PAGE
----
Gravel > “we need the Arts to drive the discussion.”

(ideas.)  Gravelblog original. “Claiming Space for a World Class Cultural Infrastructure.”

As I’m writing my book I am constantly reminded how the Atlanta Beltline came to life through a powerful grassroots movement. After three years working through Cathy Woolard’s office, we founded Friends of the Belt Line (FBL) in February 2004 as a champion for the project’s integrity and an advocate for the communities that made it possible. People claimed ownership of the project. They didn’t wait for permission. They took control of their future. And together with partnering nonprofit organizations and early political leadership, we built a powerful and expanding vision that today is having profoundly positive impacts on the life of our city. The public believed in the Atlanta Beltline before anyone else, and it is this energy and expectation that continues to empower – even obligate – today’s leadership to tackle the many challenges of building it.

It’s this assertive style of ownership that got us past the early naysayers, expanded the vision far beyond what anybody imagined, and even as recently as late last year was seen fighting against inappropriate development at Glenwood Park. It’s a lot of work, but it does a lot of good. So on the occasion of FBL’s tenth anniversary next month, after more than a decade of being friends, and as our vision becomes increasingly tangible through implementation, I think it is appropriate to consider what might still be missing from our movement.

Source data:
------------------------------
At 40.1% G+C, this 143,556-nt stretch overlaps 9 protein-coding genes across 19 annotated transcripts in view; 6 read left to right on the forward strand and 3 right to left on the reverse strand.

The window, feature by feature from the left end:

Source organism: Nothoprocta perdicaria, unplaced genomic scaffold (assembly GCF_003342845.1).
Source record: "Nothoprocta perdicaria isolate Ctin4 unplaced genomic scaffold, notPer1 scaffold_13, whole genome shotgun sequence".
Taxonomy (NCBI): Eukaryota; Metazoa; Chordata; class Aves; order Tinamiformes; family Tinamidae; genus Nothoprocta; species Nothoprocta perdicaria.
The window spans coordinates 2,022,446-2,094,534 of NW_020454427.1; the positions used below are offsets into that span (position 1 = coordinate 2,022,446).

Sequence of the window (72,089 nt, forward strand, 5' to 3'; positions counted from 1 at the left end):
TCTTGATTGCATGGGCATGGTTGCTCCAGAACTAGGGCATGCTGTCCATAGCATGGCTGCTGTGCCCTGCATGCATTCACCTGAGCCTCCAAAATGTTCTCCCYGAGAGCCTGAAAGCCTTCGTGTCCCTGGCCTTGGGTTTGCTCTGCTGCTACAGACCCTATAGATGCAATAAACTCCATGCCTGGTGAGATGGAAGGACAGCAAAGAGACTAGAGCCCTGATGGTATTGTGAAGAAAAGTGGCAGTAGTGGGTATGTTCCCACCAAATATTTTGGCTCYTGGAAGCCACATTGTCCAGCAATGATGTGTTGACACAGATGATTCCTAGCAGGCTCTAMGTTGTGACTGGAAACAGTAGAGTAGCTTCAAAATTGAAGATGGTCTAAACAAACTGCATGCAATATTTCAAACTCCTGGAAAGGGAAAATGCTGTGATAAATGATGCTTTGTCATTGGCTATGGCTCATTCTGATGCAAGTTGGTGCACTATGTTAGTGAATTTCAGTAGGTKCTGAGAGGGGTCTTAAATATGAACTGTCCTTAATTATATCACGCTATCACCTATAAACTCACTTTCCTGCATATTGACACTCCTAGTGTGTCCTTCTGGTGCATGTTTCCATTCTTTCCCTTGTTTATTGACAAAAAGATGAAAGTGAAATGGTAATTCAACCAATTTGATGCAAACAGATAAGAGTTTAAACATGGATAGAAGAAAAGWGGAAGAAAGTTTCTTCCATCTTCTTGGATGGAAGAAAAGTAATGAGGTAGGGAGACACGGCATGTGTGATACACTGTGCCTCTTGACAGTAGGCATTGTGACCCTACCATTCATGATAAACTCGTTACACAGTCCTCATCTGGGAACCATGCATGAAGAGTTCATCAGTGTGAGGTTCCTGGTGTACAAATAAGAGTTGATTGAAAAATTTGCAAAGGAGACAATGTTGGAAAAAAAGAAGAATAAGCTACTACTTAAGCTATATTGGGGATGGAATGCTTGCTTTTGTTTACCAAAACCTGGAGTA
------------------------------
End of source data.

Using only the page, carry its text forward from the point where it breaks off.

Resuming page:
I’m interested in hearing your ideas. For me, I can’t quit hoping that the public will assert its claim to the Atlanta Beltline’s physical space as strongly as we claim its vision. The corridor could become more experimental, developing a culture of constant change by many hands in different ways that would make it come alive. This could offer a fresh and provocative perspective on the public space and infrastructure required by a 21st century city.

Related to this idea, I think the Atlanta Beltline would benefit enormously from a more assertive sense of ownership by artists. An unreleased cultural impact study in 2007 already outlined every imaginable way we could leverage the project to support an arts-oriented economy. And the unexpected ten thousand people who showed up for last September’s Lantern Parade illustrate both the public’s appetite for the arts and the unique armature that the corridor provides for experiencing it. The city has young and energetic arts organizations like WonderRoot, Living Walls, glo, and Flux Projects that might be willing to help support a culturally-experimental appropriation of the corridor. And the city is full of emerging artists who have something relevant to say about our future.

But the challenge is bigger than simply the incorporation of public art. We need support for artist housing and work spaces so that artists can afford to stay in the city and fuel a cultural economy. We need to invest more in arts and cultural facilities. And we need to look beyond our safe establishment of artists, listen to new voices, and leverage those that make our city stand out. If Atlanta is “hip-hop’s center of gravity,” for example, then we need to pull hip-hop into our vision. And if we don’t like what somebody has to say, then we should be prepared to elevate our cultural dialog rather than shutting it down. It’s not too late, for example, to publicly debate the tragically-political destruction of French street artist Pierre Roti’s spectacular mural for Living Walls on University Avenue in 2012.